The film might be titled Home Alone, but the house will be packed this weekend as the Houston Symphony presents the movie along with live orchestra at Jones Hall on Saturday. The 1990 blockbuster follows Kevin McCallister, who was absentmindedly left behind in Chicago while his family travels to France, as he thwarts a pair of burglars on their Christmas Eve heist.
Guest conductor Constantine Kitsopoulos said, “It’s a feel-good film, and it’s great for the holidays. The other thing is that we’re adjusting to the COVID-19 pandemic, and this movie has a little extra meaning because of its sense of family and the importance of home. It’s even more sentimental this year.”
Home Alone became the second highest grossing film the year of its release, bested by Ghost. It launched Macaulay Culkin's childhood acting career, and no one will ever forget Catherine O'Hara's character screaming, "Kevin!" Written by John Hughes and directed by Chris Columbus, the flick features a score by the living legend John Williams.
“I can’t imagine watching Home Alone without the music. It really brings the film together,” he said. “John Williams has this uncanny ability to put the human condition in musical form.”
To aid in the choral sections, Kinder High School for the Performing and Visual Arts’ Vocal Department will join for the day’s performances.
Having performed Home Alone – Film With Live Orchestra several times across the country, Kitsopoulos mentioned there is one constant whenever he invites younger singers to perform.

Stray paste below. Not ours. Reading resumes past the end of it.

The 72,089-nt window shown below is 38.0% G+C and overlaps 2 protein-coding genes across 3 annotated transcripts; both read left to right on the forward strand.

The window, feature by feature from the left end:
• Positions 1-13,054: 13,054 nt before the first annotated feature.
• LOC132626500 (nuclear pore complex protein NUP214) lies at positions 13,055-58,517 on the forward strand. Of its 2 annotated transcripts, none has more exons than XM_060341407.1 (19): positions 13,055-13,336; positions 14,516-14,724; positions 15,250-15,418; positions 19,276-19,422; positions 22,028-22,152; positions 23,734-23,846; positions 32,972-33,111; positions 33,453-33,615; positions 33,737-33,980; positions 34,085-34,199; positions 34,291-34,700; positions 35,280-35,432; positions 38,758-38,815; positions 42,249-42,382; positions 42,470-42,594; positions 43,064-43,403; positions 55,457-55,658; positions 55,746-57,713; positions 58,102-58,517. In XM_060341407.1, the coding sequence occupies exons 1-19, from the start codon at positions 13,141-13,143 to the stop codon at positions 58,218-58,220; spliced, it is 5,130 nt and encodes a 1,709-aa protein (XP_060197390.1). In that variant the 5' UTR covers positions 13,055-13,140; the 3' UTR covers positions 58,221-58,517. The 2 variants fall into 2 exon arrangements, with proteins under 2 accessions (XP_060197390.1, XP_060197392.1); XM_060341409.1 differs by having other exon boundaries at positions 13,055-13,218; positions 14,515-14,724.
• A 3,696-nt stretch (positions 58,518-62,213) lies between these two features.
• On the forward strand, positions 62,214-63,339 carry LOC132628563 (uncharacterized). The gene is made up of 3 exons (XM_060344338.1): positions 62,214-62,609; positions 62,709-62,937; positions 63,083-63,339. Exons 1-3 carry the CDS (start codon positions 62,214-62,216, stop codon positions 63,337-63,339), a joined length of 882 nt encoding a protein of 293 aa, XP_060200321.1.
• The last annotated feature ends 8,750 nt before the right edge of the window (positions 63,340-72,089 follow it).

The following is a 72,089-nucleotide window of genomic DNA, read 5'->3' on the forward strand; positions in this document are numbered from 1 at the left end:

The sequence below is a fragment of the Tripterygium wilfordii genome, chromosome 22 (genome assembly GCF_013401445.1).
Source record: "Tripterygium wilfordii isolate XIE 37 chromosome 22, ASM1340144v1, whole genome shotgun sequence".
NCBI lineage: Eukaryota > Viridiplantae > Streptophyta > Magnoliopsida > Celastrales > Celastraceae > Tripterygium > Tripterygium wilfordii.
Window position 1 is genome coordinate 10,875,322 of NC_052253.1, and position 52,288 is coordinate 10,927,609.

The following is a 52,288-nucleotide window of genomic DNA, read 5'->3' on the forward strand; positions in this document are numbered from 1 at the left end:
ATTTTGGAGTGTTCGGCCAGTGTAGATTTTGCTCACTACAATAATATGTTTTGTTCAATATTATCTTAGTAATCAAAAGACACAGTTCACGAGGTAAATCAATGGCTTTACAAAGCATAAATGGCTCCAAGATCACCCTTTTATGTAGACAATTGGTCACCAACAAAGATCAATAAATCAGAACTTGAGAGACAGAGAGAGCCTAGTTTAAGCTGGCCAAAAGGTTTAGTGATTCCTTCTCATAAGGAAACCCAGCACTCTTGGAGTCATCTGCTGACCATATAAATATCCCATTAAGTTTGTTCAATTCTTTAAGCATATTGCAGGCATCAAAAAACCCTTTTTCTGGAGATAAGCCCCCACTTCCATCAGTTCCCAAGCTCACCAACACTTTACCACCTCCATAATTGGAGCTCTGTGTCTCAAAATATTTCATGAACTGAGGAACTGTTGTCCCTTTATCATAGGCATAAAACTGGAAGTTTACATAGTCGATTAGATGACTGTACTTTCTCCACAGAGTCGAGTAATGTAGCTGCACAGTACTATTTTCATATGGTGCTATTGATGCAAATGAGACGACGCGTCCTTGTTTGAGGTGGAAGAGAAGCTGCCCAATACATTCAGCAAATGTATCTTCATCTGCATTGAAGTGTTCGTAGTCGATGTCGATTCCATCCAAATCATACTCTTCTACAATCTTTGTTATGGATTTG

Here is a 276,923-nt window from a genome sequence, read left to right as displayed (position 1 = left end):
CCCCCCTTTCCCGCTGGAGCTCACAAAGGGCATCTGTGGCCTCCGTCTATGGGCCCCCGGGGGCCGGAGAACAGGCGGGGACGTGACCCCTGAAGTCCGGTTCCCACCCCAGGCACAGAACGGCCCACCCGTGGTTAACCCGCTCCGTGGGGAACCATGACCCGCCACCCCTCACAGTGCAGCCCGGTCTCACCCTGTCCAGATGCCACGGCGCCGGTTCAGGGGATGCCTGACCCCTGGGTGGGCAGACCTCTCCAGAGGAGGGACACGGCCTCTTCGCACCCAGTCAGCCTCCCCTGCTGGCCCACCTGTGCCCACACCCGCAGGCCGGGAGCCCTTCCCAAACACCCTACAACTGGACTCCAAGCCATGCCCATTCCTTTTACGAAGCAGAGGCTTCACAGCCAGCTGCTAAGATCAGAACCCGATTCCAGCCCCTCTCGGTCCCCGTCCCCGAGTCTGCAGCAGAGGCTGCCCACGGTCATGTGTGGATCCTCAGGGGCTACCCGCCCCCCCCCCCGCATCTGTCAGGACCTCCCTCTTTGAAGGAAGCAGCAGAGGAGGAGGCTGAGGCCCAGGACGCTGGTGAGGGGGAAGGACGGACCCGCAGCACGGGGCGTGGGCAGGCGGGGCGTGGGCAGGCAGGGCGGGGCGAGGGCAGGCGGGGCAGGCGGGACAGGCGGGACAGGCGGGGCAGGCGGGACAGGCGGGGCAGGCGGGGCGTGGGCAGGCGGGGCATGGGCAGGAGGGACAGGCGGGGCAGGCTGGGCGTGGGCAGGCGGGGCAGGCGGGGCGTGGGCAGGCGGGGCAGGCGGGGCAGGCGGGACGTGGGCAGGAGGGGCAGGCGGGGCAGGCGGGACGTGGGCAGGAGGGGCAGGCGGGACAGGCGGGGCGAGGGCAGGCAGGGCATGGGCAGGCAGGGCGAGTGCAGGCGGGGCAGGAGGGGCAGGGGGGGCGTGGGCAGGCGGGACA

“When the youth choruses arrive at their rehearsal with the orchestra, you see the smiles on the faces of the orchestra members when they hear these wonderful young voices sing this very emotional music,” he said.
Kitsopoulos’ conducting range stretches far and wide. He has worked on classics like Mozart’s The Magic Flute, Don Giovanni, and La Bohème. He also was music director for Broadway’s Rodgers & Hammerstein’s Cinderella, The Gershwin’s Porgy and Bess, Swan Lake, and Les Misérables.
He believes that conducting to a live film is much akin to conducting any other style – except for one small detail.
“The beat patterns are the same. You still have to keep a million things going on at the same time in your head…keeping track of a soloist, a chorus, an orchestra, etc.,” he said. “In this case, by adding the film element to it, the film keeps going no matter what we do. Failure is not an option. You have to stay with the film, and that's a major challenge.”
For anyone looking for something to do this year to get into the holiday spirit, Kitsopoulous says this experience is one that music aficionados and amateurs can all enjoy.
“This is a great concert experience for families, and it's also a great concert experience for anybody who has never heard a symphony orchestra live. Houston Symphony is one of the top and top orchestras in the country, if not the world, and there's nothing like the thrill of hearing a live orchestra,” he said.
He summed up the overall experience in a few short words.
“It's community. It's home. It's the holidays.” Houston Symphony’s Home Alone – Film With Live Orchestra takes place 2:30 and 7:30 p.m. Saturday, December 3 at Jones Hall, 615 Louisiana. For tickets or information, call 713-224-7575 or visit houstonsymphony.org. $34 - $165
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